After more than two hours of debate the House by a vote of 107 to 35 passed the SustiNet bill, which proponents say will reform the way health care is delivered in the state of Connecticut.
The bill is a stripped down version of a proposal originally made by the Universal Health Care Foundation in January. It will create a nine-member board of directors, three task forces, and four advisory committees that will make recommendations to the legislature by Jan. 1, 2011. The ultimate goal of the board will be to recommend a health care plan that guarantees every resident in the state has health insurance.
The goal of the board of directors will be to offer a public health insurance option to individuals and businesses through the creation of a massive pool which includes state employees and individuals in state Medicaid programs. The pool would be expanded to uninsured individuals and employers.
Rep. Betsy Ritter, co-chairwoman of the Public Health Committee, said the bill was intended to create a public option to those offered by the private insurance market.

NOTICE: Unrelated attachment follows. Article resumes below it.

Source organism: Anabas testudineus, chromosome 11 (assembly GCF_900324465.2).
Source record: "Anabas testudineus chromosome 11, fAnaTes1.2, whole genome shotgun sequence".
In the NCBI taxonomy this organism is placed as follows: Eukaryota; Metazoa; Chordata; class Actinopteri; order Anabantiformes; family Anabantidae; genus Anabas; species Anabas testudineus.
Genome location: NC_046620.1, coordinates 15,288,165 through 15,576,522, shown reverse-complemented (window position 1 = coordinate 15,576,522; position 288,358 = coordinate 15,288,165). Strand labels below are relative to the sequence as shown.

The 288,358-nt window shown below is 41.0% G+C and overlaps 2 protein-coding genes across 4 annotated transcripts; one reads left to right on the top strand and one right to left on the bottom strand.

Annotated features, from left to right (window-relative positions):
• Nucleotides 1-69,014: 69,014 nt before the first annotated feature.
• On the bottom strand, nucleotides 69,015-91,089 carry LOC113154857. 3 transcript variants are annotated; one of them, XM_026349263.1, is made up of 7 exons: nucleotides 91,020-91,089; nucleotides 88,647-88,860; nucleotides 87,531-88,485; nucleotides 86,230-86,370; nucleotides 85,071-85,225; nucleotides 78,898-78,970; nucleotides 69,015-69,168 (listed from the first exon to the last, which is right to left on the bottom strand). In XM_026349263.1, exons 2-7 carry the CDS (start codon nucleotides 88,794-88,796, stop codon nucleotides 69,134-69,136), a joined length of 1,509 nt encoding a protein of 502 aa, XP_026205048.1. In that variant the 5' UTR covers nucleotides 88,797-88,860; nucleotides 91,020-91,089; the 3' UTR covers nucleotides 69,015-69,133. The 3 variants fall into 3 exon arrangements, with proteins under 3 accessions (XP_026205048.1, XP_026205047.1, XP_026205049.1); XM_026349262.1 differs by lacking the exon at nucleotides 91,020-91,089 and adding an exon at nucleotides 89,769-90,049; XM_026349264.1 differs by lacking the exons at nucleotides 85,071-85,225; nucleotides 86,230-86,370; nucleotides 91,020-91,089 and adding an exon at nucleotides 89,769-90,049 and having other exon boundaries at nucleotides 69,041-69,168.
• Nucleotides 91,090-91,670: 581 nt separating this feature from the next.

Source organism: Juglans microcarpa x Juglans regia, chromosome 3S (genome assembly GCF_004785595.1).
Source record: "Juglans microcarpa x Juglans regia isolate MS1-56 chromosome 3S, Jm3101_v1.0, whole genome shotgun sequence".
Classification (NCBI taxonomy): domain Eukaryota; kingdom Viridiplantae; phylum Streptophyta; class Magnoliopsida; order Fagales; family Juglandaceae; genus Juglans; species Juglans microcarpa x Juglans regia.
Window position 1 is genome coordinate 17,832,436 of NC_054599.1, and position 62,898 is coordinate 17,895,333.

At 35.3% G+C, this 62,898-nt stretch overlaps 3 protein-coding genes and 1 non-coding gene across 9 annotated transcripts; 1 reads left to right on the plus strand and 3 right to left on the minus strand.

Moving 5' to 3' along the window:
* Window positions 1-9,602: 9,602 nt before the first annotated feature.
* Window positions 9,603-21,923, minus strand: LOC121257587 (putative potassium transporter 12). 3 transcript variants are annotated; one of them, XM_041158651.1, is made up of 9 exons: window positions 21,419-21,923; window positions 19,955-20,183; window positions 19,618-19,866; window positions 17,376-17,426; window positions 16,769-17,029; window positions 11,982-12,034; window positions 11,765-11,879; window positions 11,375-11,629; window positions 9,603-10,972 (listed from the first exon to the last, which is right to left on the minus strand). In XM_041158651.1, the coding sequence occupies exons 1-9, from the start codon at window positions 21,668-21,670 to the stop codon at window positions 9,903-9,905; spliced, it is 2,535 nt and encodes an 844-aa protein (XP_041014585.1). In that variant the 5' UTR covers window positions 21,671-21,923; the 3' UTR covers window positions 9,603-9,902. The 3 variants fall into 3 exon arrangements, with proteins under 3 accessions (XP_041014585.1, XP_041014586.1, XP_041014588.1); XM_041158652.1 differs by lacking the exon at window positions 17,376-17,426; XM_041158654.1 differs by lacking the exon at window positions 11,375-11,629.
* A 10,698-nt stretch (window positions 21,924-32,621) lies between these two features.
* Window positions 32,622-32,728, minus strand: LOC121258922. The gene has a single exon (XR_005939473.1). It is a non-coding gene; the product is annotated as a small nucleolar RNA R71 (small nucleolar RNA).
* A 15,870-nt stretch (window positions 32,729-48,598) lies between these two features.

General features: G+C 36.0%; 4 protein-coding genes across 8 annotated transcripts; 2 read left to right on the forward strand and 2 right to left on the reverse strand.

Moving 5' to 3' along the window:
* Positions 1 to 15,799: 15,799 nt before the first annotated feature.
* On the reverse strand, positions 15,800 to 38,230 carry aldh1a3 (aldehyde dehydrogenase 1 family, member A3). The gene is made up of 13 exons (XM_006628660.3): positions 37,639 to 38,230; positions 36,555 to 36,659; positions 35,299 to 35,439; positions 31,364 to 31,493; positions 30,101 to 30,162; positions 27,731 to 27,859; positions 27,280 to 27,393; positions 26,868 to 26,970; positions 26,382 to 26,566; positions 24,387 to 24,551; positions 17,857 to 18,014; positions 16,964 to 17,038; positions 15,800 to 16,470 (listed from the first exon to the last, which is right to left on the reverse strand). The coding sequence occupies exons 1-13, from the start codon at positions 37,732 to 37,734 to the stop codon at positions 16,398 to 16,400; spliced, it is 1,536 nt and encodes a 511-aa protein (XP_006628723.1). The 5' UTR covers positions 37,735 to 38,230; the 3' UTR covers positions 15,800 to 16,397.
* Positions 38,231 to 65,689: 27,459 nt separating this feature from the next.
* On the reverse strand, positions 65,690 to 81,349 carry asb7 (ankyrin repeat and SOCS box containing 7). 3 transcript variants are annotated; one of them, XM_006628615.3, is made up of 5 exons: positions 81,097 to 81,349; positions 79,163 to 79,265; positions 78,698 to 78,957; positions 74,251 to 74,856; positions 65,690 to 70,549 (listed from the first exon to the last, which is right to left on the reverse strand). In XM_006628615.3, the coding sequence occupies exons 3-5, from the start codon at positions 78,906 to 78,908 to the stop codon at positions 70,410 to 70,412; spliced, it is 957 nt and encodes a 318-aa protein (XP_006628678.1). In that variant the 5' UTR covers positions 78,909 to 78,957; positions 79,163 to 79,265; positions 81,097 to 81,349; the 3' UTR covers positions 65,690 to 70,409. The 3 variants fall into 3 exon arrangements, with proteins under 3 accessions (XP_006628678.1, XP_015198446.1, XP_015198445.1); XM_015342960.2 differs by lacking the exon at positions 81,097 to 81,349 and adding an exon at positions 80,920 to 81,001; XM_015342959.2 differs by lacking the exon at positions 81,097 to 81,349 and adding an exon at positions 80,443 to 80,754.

Critics said they’re still concerned that this bill would lead to a state run health insurance program.
“I’m still concerned about where this is headed,” Rep. T.R. Rowe, R-Trumbull, said Wednesday.
Ritter said the voluntary, unpaid board of directors will work with four committees of stakeholders which will advise the board on medical electronic records, medical homes, clinical care guidelines, and preventative care. There will also be three task forces which will make recommendations on preventing obesity, tobacco use, and health care workforce shortages.
The Universal Health Care Foundation’s President Juan Figueroa said in a press release Wednesday that passage of both the pooling bill and SustiNet “reduce costs and increase choice.”
He said the two bills complement each other and put Connecticut ahead of the pack in the race for federal resources.
“As we begin to craft a national health care reform bill, Connecticut’s progress will provide real examples of how important reform is to our nation,” US Rep. Chris Murphy said in a press release.
The bill now goes to the Senate for its consideration.